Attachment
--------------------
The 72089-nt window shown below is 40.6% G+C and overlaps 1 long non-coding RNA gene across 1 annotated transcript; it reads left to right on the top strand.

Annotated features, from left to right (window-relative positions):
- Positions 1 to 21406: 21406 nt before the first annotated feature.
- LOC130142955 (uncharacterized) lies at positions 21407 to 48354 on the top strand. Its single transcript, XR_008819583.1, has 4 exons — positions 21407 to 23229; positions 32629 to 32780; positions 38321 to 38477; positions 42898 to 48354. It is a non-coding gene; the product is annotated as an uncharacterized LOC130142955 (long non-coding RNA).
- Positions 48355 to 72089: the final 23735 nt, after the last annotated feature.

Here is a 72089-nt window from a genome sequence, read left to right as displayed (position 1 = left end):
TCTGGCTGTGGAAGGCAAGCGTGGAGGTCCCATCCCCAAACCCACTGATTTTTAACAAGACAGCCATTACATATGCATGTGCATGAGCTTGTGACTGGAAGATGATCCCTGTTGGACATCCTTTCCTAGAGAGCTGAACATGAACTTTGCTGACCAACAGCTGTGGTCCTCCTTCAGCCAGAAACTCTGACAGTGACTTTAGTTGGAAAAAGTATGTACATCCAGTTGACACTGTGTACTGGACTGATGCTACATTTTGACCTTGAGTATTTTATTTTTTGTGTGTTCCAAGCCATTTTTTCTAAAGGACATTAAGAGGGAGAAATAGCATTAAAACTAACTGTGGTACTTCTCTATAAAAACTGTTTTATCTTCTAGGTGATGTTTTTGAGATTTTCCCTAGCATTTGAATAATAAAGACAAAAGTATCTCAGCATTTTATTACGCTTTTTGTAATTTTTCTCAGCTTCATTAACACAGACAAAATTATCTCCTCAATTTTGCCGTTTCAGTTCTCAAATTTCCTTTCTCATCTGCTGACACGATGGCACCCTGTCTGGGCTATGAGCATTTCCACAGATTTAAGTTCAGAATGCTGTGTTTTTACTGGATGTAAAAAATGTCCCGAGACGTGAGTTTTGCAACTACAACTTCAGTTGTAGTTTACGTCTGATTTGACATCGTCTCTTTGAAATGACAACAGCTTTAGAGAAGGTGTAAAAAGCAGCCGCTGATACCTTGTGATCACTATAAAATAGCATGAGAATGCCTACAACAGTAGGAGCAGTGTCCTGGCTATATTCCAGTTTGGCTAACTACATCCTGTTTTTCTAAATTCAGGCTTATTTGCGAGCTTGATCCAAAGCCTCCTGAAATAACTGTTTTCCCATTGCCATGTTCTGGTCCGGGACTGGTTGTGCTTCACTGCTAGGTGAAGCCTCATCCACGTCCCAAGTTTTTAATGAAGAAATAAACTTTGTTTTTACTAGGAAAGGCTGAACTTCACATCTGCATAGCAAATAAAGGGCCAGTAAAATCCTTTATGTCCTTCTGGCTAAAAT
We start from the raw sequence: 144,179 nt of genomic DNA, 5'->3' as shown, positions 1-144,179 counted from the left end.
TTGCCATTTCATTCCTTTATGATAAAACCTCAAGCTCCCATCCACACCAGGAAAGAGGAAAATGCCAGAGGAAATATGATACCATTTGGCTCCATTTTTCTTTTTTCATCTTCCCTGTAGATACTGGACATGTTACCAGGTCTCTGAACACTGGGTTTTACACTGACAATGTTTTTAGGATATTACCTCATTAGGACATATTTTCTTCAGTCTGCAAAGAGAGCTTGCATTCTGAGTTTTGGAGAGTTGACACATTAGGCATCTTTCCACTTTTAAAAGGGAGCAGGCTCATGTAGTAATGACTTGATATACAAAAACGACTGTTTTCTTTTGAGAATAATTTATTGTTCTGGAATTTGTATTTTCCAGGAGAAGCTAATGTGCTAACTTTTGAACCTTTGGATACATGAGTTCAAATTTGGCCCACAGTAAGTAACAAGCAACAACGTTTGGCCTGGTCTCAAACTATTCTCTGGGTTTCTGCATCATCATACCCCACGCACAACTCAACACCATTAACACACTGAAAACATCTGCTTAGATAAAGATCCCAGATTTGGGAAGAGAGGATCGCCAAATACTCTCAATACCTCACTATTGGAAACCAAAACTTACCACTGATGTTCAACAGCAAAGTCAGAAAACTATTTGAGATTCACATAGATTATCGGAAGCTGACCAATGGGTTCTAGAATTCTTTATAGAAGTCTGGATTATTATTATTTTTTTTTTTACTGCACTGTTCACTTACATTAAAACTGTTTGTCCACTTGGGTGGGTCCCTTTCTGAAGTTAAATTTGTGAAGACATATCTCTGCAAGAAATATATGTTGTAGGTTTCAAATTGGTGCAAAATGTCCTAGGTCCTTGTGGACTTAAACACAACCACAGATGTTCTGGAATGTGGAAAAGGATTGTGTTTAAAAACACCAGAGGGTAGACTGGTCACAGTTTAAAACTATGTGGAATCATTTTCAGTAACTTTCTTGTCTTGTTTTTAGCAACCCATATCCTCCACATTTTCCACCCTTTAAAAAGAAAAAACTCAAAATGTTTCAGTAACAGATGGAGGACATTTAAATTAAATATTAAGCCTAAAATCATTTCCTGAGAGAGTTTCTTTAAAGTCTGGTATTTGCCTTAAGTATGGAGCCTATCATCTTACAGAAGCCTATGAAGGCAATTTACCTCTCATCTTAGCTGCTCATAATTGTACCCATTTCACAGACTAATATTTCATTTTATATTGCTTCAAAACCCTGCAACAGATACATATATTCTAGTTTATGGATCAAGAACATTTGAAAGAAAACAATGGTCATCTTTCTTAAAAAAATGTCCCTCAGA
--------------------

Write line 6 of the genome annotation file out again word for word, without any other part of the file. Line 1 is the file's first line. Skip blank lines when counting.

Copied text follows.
Here is a 72089-nt window from a genome sequence, read left to right as displayed (position 1 = left end):